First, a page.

"Now, we're losing the ability to hold onto those simplifications as things scale down," says Mohamed. Tools like Optimal's are being called upon to simulate and analyze on a scale that's difficult to verify through comparisons with direct measurement, so it's increasingly critical for designers to be able to trust the results of those simulations.

Many PCB designers would stand to gain from broadened functionality in their design tools. In a joint survey conducted last year by National Instruments and Tektronix, 44% of designers said they'd benefit from connectivity between their EDA tools and measurement equipment.

The latest release of the Electronics Workbench DesignSuite embodies National Instruments' response. Version 9 of the suite seeks to break down the artificial partitions between part selection, desktop design work, and benchtop measurement by forging tight integration between version 9 of Multisim, its popular PCB simulation tool, and LabView, the company's flagship virtual instrumentation software.

As a result, designers now can use LabView to build custom virtual instruments for use within Multisim. Simulated circuits then can be driven using real-world stimulus acquired via LabView and NI's SignalExpress, a package for signal acquisition and analysis. To close the loop, simulation results are easily imported into Lab-View and SignalExpress for correlation purposes.

Believe it or not, component placement is among the more vexing aspects of PCB design today. That's largely due to the fact that over the course of a system design, component netlists change many times, making for a highly convoluted and difficult-to-manage placement process. Some estimates say that it consumes as much as 50% or more of the total PCB-design cycle.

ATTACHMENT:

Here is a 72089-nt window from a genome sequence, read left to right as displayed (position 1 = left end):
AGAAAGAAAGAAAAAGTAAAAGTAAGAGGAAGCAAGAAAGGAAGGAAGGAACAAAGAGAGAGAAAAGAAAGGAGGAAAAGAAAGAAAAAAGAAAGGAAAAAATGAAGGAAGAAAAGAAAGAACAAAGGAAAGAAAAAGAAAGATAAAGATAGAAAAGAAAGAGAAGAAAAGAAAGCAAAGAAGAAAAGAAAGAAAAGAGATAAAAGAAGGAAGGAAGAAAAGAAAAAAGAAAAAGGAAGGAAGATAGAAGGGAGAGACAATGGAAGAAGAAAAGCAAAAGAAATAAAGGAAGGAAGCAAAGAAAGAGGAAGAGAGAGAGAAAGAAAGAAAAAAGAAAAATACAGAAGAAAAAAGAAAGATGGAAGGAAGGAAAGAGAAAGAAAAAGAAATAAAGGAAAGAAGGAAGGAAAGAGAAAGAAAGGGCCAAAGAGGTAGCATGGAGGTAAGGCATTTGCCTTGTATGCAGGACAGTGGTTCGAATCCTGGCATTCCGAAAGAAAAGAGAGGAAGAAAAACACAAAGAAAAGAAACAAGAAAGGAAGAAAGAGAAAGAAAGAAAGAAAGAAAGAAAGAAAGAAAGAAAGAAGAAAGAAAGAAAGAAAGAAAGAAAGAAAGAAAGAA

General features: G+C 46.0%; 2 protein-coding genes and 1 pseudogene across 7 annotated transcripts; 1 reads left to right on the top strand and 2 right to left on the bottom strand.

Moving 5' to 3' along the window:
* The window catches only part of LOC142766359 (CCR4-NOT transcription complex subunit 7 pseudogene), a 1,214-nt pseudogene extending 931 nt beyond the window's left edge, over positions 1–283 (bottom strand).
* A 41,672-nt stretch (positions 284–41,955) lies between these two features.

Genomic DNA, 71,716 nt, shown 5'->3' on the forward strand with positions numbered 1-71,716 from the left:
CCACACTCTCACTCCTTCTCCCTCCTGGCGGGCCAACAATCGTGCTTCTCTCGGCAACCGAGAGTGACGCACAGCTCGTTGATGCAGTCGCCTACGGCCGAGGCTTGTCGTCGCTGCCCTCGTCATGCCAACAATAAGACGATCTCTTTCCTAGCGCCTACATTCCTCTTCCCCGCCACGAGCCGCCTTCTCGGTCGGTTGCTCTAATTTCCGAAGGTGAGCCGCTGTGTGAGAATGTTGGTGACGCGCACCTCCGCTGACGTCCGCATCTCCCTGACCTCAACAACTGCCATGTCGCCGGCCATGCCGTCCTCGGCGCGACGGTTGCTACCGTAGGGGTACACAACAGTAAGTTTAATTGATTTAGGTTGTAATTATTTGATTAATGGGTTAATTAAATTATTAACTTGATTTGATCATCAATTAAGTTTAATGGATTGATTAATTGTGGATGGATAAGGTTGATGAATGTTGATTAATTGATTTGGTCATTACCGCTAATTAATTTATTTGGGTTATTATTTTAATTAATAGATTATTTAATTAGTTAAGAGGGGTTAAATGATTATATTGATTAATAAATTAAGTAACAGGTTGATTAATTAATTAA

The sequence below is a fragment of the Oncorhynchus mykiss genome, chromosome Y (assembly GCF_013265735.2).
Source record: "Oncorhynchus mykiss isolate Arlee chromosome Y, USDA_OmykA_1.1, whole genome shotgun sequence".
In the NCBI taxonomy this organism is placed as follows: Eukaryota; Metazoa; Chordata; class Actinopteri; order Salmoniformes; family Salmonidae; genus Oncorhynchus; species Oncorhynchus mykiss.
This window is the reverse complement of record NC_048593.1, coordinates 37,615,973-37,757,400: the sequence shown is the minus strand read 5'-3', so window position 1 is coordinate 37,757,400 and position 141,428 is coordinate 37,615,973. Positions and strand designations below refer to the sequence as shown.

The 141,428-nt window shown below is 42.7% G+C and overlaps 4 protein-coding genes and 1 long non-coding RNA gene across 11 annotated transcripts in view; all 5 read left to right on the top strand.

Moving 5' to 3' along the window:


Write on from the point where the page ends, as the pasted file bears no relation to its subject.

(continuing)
Few tools on the market automate the process of component placement on PCBs. One notable example is DesignAdvance's CircuitSpace, a 3D placement tool purported to shave up to 40% off the overall PCB cycle. According to Randy Eager, CEO of DesignAdvance, CircuitSpace employs an extended pattern-search algorithm to find a global optimum solution for component placement.

CircuitSpace operates within the Cadence Allegro PCB design flow. It appears as a pull-down menu rather than functioning as a standalone tool (Fig. 4). Allegro considers routing as it performs automatic placement based on the user's constraints.

An important factor in CircuitSpace's ability to compress placement is its cluster-definition functionality. When PCB designers perform placement, they first cluster components by connectivity and package type. CircuitSpace performs this step automatically, reducing a process that ordinarily takes days into mere minutes. CircuitSpace also makes reuse of earlier boards' sections much easier, automating the time-consuming and error-prone process of assigning reference designators.

Like many other aspects of system design, PCB design is a global affair. Design teams scattered all over the world must collaborate smoothly. To facilitate this collaboration, Mentor Graphics recently debuted its Expedition Enterprise flow for multisite, global electronics companies.

A major aspect of Expedition Enterprise is its IP management capabilities. It enables design teams to efficiently create, control, and provide access to IP on a global scale. These capabilities encompass design data, library data, and design constraints, as well as design-intent information.

Much like Altium's Designer 6.0, Mentor's Expedition Enterprise manages PCB/FPGA co-design. It includes signal-integrity verification functions and uses a correct-by-construction methodology to place and route complex boards. The package also addresses regulation compliance.

The systems emanating from global companies often are distributed globally. Expedition Enterprise helps designers keep track of country-specific directives, specifically in the Restrictions on Hazardous Substances(RoHS)/Waste from Electrical and Electronic Equipment (WEEE) areas.

This process begins at part selection. The tool can be instructed to block selection of noncompliant parts. It then follows through with guidance on other materials as well as documentation.

It's become clear where PCB design tools are headed. Now, they must evolve to fill the changing needs of designers. So far, the EDA industry seems to be up to the task.